In Brief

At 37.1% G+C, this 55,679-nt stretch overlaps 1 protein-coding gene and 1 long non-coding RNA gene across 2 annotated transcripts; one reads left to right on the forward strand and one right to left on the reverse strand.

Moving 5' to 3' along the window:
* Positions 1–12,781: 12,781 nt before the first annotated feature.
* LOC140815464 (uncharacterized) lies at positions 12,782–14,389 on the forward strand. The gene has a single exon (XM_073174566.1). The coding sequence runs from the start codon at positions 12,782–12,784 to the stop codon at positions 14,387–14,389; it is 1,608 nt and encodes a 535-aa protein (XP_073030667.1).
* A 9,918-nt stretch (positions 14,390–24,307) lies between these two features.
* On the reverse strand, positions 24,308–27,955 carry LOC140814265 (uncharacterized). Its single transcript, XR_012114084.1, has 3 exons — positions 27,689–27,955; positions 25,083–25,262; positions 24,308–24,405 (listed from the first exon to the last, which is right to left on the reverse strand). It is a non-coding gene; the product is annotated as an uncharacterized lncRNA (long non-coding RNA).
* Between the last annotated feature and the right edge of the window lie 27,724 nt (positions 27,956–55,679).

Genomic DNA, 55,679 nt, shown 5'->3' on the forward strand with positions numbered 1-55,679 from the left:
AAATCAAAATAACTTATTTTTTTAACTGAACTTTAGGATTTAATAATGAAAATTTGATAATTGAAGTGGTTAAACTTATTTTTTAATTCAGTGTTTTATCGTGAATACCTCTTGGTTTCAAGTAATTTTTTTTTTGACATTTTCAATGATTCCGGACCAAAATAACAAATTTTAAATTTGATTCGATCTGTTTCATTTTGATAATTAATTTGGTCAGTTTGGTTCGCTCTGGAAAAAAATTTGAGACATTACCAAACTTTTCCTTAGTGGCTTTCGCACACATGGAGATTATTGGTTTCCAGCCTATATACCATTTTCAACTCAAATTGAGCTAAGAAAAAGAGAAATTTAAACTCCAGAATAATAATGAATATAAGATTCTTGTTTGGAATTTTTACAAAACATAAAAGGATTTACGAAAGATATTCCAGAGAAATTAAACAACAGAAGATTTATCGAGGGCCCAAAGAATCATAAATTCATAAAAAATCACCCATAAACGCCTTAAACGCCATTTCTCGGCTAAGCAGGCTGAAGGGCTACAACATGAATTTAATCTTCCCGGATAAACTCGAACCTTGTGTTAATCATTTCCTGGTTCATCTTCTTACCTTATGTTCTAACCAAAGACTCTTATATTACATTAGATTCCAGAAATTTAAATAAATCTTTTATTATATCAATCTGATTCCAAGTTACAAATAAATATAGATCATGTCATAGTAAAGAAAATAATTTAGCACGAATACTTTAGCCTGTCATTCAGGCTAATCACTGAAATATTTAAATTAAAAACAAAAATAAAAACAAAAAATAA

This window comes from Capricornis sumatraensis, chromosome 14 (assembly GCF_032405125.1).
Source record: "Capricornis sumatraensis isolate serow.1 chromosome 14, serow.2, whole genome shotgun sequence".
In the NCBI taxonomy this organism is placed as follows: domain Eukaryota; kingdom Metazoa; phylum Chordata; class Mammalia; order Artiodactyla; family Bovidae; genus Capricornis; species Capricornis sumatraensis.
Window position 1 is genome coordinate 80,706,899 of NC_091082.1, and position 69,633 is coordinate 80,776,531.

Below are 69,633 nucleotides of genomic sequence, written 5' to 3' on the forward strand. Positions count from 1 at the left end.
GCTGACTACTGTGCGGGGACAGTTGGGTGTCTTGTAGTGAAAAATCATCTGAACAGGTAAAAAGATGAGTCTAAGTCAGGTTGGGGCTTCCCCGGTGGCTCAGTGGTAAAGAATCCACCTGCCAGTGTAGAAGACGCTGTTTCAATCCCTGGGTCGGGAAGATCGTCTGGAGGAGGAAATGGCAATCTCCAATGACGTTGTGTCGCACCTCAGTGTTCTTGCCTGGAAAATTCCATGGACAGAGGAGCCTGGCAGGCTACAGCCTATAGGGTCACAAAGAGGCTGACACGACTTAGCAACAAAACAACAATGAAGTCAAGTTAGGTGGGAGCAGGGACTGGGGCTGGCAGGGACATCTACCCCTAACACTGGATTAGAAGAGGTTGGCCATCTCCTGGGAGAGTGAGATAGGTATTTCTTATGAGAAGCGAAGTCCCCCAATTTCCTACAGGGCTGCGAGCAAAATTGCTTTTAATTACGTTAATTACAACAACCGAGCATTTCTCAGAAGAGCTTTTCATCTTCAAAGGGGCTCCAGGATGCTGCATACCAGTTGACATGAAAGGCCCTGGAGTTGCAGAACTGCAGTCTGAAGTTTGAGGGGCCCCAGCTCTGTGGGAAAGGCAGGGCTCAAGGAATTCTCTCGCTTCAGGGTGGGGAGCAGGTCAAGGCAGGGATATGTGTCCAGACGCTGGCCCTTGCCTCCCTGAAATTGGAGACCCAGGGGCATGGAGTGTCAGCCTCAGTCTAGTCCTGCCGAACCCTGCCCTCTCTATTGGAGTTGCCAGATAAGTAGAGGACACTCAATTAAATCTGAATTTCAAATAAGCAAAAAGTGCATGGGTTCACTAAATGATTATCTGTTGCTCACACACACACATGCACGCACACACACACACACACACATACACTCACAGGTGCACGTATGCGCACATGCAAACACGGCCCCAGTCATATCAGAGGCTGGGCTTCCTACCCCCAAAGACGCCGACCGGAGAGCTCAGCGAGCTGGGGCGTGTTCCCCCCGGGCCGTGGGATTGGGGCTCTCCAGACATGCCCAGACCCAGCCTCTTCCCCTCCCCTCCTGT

Austria: Greece could be booted out of eurozone Austria «doesn’t rule out» the possibility that Greece may be banished from the euro area, Finance Minister Josef Proell said yesterday. «Greece’s budget deficit is a huge problem and therefore a challenge for the whole European Union to overcome,» Proell said in an e-mailed statement from Vienna. Austria would prefer to support Greece rather than see it leave the 16-member monetary union, said Proell, who also serves as vice chancellor. European countries are deadlocked over whether to help Greece mend its fiscal imbalances. Greece’s government has passed three deficit-reduction packages this year, including cuts this month of 4.8 billion euros ($6.5 billion) intended to help lop 4 percentage points off the EU’s biggest budget gap. (Bloomberg) Titan to sell minority stake in Egyptian plant Titan, Greece’s biggest cement maker, will sell a minority stake in an Egyptian plant to the World Bank’s private sector lending arm, as it struggles to cope with a shrinking business and to cut debt. The International Finance Corporation (IFC) will spend 80 million euros ($108 million) buying a 16 percent stake in the Alexandria Portland Cement Company. The deal is expected to be completed before the end of June 2010, Titan said in a statement yesterday. The Greek company had already said in October it was considering selling a minority stake in one of its two plants in Egypt. Titan last week reported a 41 percent drop in profit in 2009 and slashed its dividend to save cash. Egypt is Titan’s only growth market. Construction activity in Greece and the US, Titan’s two biggest markets, has been hit by recession. (Reuters) Macro concerns Hellenic Exchanges (HELEX), the operator of the Athens stock and derivatives markets, is taking part in a two-day road show in London ending today. Along with lenders National, Alpha and Eurobank, HELEX came into contact with foreign fund managers eyeing local equities. Sources said that investors showed interest in the listed companies but also concern about the country’s macroeconomic problems. At the end of February, foreign portfolios held 49 percent of shares listed on the Athens bourse, almost unchanged from the previous month. Serbia sale Serbia plans to sell a 40 percent stake in its main telecom operator, potentially raising hundreds of millions of euros which will be used to improve creaking infrastructure such as roads and railways. The announcement yesterday of the sale of a stake in landline operator Telekom Srbija came after several government officials said recently the group was ripe for sale and market conditions appeared to be right for such a transaction. Cash from the sale will not finance consumption or debt repayments, the government has said, but will instead go to patching up infrastructure which fell into disrepair during the war of the 1990s and has had little investment since. «The government will discuss a decision to sell a 40 percent stake in Telekom Srbija in an international tender at its next session [on Friday],» the company said in a statement. (Reuters)

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